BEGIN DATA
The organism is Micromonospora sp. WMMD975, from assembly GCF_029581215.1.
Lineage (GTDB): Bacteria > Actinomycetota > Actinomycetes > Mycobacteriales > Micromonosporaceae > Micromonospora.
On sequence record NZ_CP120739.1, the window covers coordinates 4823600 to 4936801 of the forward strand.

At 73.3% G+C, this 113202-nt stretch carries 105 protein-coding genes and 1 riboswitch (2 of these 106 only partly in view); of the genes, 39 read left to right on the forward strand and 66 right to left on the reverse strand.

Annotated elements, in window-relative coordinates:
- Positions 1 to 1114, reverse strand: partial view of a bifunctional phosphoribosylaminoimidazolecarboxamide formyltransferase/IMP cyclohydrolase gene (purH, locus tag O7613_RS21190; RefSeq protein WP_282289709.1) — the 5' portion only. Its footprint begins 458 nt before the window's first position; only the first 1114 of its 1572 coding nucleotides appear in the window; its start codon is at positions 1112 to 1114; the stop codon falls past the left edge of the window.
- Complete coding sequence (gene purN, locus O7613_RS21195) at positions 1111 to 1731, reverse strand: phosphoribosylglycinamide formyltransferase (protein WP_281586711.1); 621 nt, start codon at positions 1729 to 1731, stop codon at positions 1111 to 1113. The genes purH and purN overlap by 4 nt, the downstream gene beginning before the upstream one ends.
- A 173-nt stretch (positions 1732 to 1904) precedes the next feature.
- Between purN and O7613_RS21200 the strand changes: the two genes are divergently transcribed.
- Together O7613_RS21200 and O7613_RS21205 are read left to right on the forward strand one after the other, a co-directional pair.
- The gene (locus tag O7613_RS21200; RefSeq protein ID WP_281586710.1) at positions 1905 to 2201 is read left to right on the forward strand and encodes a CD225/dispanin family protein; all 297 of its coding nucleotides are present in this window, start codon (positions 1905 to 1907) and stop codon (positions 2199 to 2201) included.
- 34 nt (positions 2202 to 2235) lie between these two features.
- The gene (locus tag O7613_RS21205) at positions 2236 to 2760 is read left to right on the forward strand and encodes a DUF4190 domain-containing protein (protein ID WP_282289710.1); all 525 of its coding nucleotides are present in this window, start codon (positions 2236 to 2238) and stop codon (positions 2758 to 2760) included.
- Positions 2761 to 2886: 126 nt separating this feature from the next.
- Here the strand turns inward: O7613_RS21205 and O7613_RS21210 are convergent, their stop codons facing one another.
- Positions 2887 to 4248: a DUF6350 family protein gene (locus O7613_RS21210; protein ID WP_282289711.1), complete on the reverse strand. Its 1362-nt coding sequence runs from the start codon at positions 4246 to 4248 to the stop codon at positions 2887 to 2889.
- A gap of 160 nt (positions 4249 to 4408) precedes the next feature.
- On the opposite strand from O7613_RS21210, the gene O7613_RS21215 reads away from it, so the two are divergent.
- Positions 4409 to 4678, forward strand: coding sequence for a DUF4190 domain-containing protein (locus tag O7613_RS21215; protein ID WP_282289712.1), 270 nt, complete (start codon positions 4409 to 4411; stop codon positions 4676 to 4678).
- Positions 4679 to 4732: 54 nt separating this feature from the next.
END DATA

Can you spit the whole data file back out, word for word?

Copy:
The organism is Micromonospora sp. WMMD975, from assembly GCF_029581215.1.
Lineage (GTDB): Bacteria > Actinomycetota > Actinomycetes > Mycobacteriales > Micromonosporaceae > Micromonospora.
On sequence record NZ_CP120739.1, the window covers coordinates 4823600 to 4936801 of the forward strand.

At 73.3% G+C, this 113202-nt stretch carries 105 protein-coding genes and 1 riboswitch (2 of these 106 only partly in view); of the genes, 39 read left to right on the forward strand and 66 right to left on the reverse strand.

Annotated elements, in window-relative coordinates:
- Positions 1 to 1114, reverse strand: partial view of a bifunctional phosphoribosylaminoimidazolecarboxamide formyltransferase/IMP cyclohydrolase gene (purH, locus tag O7613_RS21190; RefSeq protein WP_282289709.1) — the 5' portion only. Its footprint begins 458 nt before the window's first position; only the first 1114 of its 1572 coding nucleotides appear in the window; its start codon is at positions 1112 to 1114; the stop codon falls past the left edge of the window.
- Complete coding sequence (gene purN, locus O7613_RS21195) at positions 1111 to 1731, reverse strand: phosphoribosylglycinamide formyltransferase (protein WP_281586711.1); 621 nt, start codon at positions 1729 to 1731, stop codon at positions 1111 to 1113. The genes purH and purN overlap by 4 nt, the downstream gene beginning before the upstream one ends.
- A 173-nt stretch (positions 1732 to 1904) precedes the next feature.
- Between purN and O7613_RS21200 the strand changes: the two genes are divergently transcribed.
- Together O7613_RS21200 and O7613_RS21205 are read left to right on the forward strand one after the other, a co-directional pair.
- The gene (locus tag O7613_RS21200; RefSeq protein ID WP_281586710.1) at positions 1905 to 2201 is read left to right on the forward strand and encodes a CD225/dispanin family protein; all 297 of its coding nucleotides are present in this window, start codon (positions 1905 to 1907) and stop codon (positions 2199 to 2201) included.
- 34 nt (positions 2202 to 2235) lie between these two features.
- The gene (locus tag O7613_RS21205) at positions 2236 to 2760 is read left to right on the forward strand and encodes a DUF4190 domain-containing protein (protein ID WP_282289710.1); all 525 of its coding nucleotides are present in this window, start codon (positions 2236 to 2238) and stop codon (positions 2758 to 2760) included.
- Positions 2761 to 2886: 126 nt separating this feature from the next.
- Here the strand turns inward: O7613_RS21205 and O7613_RS21210 are convergent, their stop codons facing one another.
- Positions 2887 to 4248: a DUF6350 family protein gene (locus O7613_RS21210; protein ID WP_282289711.1), complete on the reverse strand. Its 1362-nt coding sequence runs from the start codon at positions 4246 to 4248 to the stop codon at positions 2887 to 2889.
- A gap of 160 nt (positions 4249 to 4408) precedes the next feature.
- On the opposite strand from O7613_RS21210, the gene O7613_RS21215 reads away from it, so the two are divergent.
- Positions 4409 to 4678, forward strand: coding sequence for a DUF4190 domain-containing protein (locus tag O7613_RS21215; protein ID WP_282289712.1), 270 nt, complete (start codon positions 4409 to 4411; stop codon positions 4676 to 4678).
- Positions 4679 to 4732: 54 nt separating this feature from the next.